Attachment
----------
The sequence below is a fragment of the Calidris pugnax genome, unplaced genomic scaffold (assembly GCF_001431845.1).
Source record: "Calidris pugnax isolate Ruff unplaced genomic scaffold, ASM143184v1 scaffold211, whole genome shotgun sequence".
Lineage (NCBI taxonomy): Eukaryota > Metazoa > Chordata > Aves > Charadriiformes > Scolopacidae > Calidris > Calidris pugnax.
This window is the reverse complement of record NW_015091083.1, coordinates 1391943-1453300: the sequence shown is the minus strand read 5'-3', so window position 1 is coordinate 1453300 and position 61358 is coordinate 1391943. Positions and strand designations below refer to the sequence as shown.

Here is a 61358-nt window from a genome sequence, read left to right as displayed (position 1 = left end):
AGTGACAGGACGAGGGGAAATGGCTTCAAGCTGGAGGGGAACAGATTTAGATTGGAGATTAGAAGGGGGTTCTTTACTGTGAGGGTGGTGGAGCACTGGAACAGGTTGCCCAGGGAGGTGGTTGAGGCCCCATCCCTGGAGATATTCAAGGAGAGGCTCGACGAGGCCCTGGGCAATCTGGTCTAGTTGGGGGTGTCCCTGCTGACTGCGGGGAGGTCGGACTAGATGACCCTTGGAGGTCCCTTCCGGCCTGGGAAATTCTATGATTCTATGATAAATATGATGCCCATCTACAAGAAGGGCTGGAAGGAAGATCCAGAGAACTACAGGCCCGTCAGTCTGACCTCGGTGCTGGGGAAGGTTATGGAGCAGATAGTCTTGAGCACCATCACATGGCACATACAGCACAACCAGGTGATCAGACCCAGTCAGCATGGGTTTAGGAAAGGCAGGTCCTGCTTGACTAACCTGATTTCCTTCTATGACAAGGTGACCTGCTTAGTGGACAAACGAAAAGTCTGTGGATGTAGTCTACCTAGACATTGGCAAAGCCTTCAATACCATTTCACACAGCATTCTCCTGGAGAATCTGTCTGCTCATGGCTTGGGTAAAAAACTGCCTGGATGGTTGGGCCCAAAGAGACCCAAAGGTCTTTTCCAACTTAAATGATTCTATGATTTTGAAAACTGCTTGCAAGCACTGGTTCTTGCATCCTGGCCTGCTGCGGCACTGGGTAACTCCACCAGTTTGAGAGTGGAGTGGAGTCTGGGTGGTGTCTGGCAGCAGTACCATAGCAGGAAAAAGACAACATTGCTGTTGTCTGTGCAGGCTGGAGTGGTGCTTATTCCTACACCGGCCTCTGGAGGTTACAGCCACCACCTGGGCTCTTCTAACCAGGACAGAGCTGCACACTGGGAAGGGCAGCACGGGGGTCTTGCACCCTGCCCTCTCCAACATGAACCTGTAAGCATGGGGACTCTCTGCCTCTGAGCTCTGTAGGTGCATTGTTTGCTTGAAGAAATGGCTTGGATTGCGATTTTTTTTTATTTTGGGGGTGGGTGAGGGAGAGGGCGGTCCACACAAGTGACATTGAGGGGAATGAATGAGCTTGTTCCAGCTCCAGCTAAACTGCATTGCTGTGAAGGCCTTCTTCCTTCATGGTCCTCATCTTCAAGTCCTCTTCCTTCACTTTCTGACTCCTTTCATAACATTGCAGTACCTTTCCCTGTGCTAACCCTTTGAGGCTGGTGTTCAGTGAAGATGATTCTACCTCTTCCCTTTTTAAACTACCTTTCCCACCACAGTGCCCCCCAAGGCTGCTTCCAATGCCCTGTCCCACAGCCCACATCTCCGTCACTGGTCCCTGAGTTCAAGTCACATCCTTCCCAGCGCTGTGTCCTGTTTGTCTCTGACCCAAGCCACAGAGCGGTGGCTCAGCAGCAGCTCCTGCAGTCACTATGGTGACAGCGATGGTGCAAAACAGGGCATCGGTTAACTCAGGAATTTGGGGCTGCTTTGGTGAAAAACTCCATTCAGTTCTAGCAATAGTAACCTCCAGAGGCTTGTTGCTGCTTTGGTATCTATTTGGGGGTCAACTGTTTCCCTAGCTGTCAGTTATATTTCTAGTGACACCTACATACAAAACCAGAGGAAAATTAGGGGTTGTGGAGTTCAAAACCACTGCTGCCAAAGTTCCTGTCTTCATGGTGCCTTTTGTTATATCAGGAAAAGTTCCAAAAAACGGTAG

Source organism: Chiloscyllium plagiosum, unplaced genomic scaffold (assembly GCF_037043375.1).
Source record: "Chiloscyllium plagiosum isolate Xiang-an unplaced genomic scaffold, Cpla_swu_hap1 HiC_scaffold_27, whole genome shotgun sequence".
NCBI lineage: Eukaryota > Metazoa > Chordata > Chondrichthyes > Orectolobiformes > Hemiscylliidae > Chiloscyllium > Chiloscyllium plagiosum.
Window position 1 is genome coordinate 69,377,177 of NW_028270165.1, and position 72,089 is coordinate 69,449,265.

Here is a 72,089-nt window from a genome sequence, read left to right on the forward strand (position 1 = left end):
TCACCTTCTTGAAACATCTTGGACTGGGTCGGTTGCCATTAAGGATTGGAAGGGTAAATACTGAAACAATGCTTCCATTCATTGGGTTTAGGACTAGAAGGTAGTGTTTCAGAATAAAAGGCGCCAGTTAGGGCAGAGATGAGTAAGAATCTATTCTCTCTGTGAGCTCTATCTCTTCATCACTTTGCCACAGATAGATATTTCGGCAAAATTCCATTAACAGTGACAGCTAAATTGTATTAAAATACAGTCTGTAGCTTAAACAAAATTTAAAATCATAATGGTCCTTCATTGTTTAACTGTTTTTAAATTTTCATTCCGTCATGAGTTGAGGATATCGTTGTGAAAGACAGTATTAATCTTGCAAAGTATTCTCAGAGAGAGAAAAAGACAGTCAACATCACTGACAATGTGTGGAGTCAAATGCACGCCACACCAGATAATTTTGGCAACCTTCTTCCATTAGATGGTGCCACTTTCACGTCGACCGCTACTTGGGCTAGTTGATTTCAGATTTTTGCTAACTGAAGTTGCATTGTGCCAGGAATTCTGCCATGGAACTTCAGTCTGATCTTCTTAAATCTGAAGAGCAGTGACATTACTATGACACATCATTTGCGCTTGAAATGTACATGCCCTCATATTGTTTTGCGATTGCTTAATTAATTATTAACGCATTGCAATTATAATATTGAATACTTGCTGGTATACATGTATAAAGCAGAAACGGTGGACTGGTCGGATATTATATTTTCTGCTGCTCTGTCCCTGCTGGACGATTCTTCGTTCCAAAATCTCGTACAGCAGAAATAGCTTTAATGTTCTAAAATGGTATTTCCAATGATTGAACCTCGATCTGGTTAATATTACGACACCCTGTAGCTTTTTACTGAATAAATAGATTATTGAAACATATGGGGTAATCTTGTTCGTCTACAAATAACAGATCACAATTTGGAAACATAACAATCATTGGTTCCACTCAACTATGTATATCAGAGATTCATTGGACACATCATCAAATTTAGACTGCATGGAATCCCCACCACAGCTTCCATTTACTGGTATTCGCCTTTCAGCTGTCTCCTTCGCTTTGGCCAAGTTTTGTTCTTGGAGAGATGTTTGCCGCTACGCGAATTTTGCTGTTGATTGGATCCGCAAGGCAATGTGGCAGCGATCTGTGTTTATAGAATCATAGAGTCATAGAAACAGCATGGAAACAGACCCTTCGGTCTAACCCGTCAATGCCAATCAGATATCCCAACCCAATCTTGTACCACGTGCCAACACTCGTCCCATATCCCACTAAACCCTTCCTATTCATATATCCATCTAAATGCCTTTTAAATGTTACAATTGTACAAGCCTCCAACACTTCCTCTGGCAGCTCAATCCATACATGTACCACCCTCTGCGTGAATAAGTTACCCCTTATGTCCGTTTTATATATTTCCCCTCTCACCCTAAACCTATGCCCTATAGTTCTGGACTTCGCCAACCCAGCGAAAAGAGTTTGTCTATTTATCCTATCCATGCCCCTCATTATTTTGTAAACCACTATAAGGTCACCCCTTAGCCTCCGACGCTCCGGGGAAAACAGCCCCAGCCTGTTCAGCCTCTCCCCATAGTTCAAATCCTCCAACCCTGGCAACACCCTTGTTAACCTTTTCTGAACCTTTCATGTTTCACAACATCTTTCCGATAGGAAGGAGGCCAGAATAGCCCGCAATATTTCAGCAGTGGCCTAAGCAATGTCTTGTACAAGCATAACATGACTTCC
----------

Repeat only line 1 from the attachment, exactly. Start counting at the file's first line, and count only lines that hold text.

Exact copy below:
The sequence below is a fragment of the Calidris pugnax genome, unplaced genomic scaffold (assembly GCF_001431845.1).